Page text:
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Should stem-cell research receive federal funding?

Congress is considering relaxing the rules for funding this controversial research

Embryonic stem cells have the extraordinary ability to develop into any kind of cell or tissue in the body. That's why they have the potential to be used to treat the more than 100 million Americans who suffer from diseases such as cancer, heart disease, diabetes, Parkinson's, Alzheimer's, multiple sclerosis, and spinal-cord injuries.

Embryonic stem cells can be derived from the process of in-vitro fertilization, a procedure used to enable infertile couples to have children. The process usually results in extra embryos.

At present, there are an estimated 400,000 such embryos, which are frozen and likely to be discarded.

In fact, the only human embryos used for stem-cell research are those that would otherwise be discarded from in-vitro fertilization clinics.

In August 2001, President Bush made federal funding available for research only on stem-cell lines that existed at that time. The President made a sincere effort to strike an acceptable balance on this issue.

But more than four years later, it is clear that these stem-cell lines are inadequate for the quality of research needed. The time has come to expand federal funding for research on embryonic stem cells so we can continue to make strides toward cures and treatments.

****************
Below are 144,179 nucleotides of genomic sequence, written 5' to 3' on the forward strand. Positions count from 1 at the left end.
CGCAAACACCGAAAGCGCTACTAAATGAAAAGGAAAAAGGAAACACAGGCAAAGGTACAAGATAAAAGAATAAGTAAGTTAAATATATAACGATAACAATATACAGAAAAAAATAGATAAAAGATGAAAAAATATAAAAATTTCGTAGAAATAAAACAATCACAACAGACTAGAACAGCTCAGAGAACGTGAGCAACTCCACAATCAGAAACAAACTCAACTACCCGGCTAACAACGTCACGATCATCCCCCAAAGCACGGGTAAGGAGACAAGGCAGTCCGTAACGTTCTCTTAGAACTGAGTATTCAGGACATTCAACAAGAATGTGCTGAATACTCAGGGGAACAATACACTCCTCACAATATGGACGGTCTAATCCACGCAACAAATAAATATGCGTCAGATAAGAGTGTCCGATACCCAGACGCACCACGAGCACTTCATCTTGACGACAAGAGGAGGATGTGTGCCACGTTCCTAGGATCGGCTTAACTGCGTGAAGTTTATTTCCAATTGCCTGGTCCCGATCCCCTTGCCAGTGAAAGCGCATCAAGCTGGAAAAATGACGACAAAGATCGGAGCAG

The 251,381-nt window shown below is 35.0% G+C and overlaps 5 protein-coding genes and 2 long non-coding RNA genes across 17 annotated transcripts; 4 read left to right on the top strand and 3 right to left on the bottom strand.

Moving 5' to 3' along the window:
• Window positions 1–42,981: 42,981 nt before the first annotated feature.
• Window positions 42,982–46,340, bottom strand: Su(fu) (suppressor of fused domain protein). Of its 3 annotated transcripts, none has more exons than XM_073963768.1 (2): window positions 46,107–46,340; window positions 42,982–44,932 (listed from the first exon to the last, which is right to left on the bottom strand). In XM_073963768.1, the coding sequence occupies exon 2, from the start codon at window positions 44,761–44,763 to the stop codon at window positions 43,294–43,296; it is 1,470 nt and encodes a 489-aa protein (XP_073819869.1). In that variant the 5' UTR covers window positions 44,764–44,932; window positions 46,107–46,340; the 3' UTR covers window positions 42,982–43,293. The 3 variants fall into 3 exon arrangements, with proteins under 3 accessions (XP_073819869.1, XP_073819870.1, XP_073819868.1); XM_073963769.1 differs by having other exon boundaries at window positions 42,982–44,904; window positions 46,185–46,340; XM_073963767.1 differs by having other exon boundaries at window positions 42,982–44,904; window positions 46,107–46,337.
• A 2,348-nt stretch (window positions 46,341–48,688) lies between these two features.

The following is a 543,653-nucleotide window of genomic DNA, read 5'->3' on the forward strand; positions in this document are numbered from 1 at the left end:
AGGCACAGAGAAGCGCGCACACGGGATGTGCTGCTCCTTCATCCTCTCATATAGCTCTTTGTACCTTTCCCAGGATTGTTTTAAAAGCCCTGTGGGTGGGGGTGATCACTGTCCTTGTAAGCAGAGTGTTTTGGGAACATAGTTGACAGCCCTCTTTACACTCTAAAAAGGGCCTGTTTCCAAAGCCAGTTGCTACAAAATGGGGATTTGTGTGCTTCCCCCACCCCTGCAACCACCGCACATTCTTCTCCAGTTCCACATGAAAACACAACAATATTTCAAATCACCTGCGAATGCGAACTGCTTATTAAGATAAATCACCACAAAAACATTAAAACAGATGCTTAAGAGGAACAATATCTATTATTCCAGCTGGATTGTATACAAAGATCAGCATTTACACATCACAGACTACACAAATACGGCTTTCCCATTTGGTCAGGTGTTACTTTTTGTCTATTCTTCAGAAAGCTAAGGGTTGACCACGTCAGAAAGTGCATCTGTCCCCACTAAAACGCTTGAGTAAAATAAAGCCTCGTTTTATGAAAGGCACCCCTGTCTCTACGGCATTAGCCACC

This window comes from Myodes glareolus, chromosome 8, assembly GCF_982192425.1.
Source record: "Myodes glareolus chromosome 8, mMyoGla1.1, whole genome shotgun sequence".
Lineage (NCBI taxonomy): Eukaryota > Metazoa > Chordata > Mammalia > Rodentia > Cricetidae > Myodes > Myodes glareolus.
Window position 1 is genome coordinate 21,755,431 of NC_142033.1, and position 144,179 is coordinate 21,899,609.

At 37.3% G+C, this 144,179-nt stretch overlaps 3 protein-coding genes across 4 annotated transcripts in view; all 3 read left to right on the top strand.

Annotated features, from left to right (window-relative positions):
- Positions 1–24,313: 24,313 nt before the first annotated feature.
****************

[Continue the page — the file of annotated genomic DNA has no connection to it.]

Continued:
This debate forces us to question our priorities, morals, and ethics. We must choose a path that does not impede scientific progress, that gives us the best chance to help those who may benefit from stem-cell research, and that does so in an ethical fashion.

Senator Arlen Specter
Republican of Pennsylvania

As a practicing physician and two-time cancer survivor, I am deeply committed to finding cures to deadly diseases. But using federal funds to support destructive embryonic stem-cell research would be both unethical and unnecessary.

As a scientist, I believe that supporters of embryonic stem-cell research may be offering the public a false hope. Not a single treatment has been developed from embryonic stem cells. Yet 65 treatments have been developed from stem cells in umbilical-cord blood and adult tissues.

Scientists have recently extracted embryonic stem cells from animal embryos without destroying those embryos in the process (as is usual with embryonic stem-cell research). Congress should first pursue this avenue of research, which offers all of the theoretical benefits, but does not open a Pandora's box of ethical problems.

Supporters of embryonic stem-cell research believe it is ethical to destroy embryos for research because they would be thrown away anyway. This argument sidesteps the critical question of when human life begins and deserves protection under the law. If we say it is acceptable to destroy human life that is unwanted or destined for destruction, then many human lives, such as the handicapped, mentally retarded, or very old, could be endangered.

Embryos are human life with potential, not just potential human life. At the dawn of what will likely be the biotech century, supporting unnecessary and destructive experimentation on human embryos would set us on a dangerous course.

Senator Tom Coburn
Republican of Oklahoma